Tough New Laws For Drug Dealers Responsible For Music Festival Deaths

NSW Premier Gladys Berejiklian said a new offence of drug supply causing death will be created, following "expert" panel recommendations.

A new law will be created by the NSW Government holding drug dealers responsible for any deaths they cause at music festivals, the NSW Premier said on Tuesday.

On-the-spot fines will also be issued during trials for people caught in possession of illegal substances at these events.

“Music festivals are a significant part of NSW’s entertainment scene, and an important part of our economy -- but we owe it to young people, and their parents and families, to make sure they are safe,” Berejiklian said.

READ MORE: Defqon Deaths: Calls For Pill Testing Instead Of Shut Down

READ MORE: Premier To Shut Down Defqon Festival After Two Die, 13 Hospitalised

The measures are the result of findings from an "expert" panel put together following the deaths of two young people at the Defqon.1 event last month.

A 23-year-old man and a 21-year-old woman died in Nepean Hospital after collapsing at the music festival in Penrith.

The panel consisted of Police Commissioner Mick Fuller, NSW Chief Health Officer Dr. Kerry Chant, and Independent Liquor & Gaming Authority Chair, Philip Crawford.

No entertainment or arts bodies were represented, despite MusicNSW heavily petitioning the Premier for inclusion.

One of the report's recommendations stated the new law should only target drug dealers, rather than friends "tasked with obtaining or sourcing drugs for a group of friends [who are] then reimbursed, rather than seeking profit."

Berejiklian said she imagined the new offence of drug supply causing death would have a sentence of anywhere between 10-25 years prison time.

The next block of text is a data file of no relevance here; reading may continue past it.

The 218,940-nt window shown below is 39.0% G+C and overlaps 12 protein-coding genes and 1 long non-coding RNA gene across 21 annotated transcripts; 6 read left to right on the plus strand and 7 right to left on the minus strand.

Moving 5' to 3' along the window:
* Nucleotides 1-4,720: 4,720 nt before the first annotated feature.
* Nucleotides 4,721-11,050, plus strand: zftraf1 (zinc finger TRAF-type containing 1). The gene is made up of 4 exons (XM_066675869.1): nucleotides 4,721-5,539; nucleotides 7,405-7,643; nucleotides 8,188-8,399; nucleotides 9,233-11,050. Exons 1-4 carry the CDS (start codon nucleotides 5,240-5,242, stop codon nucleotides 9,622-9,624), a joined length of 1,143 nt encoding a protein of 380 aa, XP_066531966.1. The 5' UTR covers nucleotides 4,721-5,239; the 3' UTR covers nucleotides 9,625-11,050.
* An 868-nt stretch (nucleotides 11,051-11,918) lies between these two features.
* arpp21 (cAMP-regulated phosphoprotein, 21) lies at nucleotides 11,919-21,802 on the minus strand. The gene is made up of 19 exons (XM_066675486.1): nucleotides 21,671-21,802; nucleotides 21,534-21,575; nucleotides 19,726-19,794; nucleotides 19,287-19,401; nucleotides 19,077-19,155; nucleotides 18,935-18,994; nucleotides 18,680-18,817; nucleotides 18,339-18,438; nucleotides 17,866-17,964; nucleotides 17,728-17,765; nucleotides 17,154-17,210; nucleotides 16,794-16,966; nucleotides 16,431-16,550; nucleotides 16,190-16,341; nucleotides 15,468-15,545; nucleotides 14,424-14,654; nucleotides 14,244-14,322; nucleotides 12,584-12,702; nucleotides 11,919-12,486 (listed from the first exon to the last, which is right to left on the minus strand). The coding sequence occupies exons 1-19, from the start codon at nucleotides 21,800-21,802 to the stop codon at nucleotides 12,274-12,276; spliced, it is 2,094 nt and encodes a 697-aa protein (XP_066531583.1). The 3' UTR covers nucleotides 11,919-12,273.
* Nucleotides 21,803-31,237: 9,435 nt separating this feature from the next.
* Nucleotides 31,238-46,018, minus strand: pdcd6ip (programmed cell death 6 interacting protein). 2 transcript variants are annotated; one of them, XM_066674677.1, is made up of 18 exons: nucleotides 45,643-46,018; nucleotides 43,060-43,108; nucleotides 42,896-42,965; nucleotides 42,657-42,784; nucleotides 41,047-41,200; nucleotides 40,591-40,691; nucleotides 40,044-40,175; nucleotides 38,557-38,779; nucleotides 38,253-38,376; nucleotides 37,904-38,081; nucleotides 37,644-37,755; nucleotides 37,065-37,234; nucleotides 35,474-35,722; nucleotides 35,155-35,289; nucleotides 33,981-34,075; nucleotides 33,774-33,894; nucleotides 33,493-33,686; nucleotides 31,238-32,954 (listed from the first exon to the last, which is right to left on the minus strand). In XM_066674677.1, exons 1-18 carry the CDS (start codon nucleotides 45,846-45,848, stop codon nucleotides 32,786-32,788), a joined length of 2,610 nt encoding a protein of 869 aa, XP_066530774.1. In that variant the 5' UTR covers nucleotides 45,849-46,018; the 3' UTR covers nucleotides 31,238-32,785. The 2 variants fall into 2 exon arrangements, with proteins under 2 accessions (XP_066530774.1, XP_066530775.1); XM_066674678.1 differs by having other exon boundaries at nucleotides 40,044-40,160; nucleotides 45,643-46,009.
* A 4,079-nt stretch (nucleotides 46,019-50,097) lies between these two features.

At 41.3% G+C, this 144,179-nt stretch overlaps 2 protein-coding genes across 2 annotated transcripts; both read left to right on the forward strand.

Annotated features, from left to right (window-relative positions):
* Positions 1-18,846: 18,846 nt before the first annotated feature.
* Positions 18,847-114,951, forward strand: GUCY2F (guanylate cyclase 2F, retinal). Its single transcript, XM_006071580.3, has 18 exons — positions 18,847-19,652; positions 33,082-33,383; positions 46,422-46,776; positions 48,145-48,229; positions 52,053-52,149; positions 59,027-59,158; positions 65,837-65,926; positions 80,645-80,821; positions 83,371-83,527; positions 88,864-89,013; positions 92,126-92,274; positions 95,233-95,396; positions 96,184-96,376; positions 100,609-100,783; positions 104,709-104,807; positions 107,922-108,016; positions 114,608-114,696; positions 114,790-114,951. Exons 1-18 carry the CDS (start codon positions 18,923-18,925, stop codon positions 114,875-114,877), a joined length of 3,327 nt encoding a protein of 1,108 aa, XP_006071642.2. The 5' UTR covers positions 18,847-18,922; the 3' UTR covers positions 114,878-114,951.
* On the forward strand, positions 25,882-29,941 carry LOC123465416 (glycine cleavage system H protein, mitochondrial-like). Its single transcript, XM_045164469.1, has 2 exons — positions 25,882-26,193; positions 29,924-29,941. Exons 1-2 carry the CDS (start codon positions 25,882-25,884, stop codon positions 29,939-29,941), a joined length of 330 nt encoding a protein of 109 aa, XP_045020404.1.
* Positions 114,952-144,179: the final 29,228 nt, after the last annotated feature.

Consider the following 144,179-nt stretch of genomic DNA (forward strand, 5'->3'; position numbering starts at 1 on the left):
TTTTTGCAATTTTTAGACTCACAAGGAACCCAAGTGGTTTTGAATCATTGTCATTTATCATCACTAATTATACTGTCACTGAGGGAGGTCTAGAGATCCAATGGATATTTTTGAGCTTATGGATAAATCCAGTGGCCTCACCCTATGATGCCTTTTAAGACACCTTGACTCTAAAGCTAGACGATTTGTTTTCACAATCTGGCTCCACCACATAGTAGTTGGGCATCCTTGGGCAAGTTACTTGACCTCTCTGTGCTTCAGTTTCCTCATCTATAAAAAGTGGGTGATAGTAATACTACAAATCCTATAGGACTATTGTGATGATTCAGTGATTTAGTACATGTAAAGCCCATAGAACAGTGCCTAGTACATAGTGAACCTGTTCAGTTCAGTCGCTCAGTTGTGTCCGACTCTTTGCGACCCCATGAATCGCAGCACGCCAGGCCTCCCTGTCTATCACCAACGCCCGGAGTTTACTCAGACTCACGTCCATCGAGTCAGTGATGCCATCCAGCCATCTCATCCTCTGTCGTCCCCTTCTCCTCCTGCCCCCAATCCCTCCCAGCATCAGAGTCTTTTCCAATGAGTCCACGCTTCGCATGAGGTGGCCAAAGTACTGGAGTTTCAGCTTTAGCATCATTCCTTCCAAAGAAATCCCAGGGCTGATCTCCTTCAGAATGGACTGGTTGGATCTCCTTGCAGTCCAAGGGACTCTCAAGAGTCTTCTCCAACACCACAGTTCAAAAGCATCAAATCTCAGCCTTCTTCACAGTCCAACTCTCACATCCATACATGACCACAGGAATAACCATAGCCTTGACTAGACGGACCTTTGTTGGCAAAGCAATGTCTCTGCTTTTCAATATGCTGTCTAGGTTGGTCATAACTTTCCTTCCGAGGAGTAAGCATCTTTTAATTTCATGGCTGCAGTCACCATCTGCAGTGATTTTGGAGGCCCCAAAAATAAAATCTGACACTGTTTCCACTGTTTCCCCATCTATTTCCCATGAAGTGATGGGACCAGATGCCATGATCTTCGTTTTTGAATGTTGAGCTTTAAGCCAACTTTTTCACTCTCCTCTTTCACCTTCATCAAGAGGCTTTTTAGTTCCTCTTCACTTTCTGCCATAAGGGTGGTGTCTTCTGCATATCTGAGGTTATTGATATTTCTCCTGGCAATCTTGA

David Shoebridge, Greens Spokesperson for Justice and Policing, said he believed the penalty plus extra policing meant more young lives will be lost.

"This is a government that wants to be seen to be doing something. They’ve adopted an even tougher law and order approach, despite the fact this hasn’t worked in the past and contradicts all expert evidence and advice," he told ten daily.

"This new offence may have seriously disproportionate outcomes where a young person who has shared a bad pill with friends faces 25 years in jail; this will actively deter young people from seeking help," he continued.

NSW Premier Gladys Berejiklian announcing new laws for drug dealers at music festivals on Tuesday. Image: @Rabe9 Twitter.

The Premier's office made clear the proposed law is for dealers who make a profit from selling the drugs leading to a festival patron's death. Young people who share illicit substances with friends will still be subject to existing legislation.

When the Government's expert panel was announced following the Defqon.1  deaths, the Premier stated the merits of pill testing would not be considered. This is despite positive feedback from federal politicians after Australia's first drug-checking trial at Canberra's 'Groovin' The Moo' in May.

"If we are going to get serious about harm minimisation, then pill testing at a health facility at a music festival without fear of police needs to be an option," Labor backbencher Senator Lisa Singh said.

"How many funerals do we have to go to of people that have taken these substances and found out they're not what they're sold?" Liberal backbencher Warren Entsch said.

At Tuesday's conference, Police Commissioner Fuller said the idea that pill testing at festivals would save lives “is a myth”.

This is in contrast to former Australian Federal Police boss Mick Palmer, who said he backed pill testing during a recent address to the National Press Club.

Palmer said it wasn't about “going soft” on drugs, rather it was "admitting what we have is not working.

“If this was a business, we’d have gone broke a long, long time ago," he stated.

"The answers lie in working with the industry, talking to young people and working towards decriminalisation -- not giving the police commissioner a bunch of new laws and new powers," Shoebridge said.

"A far better alternative is keeping those young people safe in the first place, that is what pill testing and harm minimisation measures can do."

The Premier's office aims to have the legislation approved by the Attorney-General by next month, "in time for summer festival season".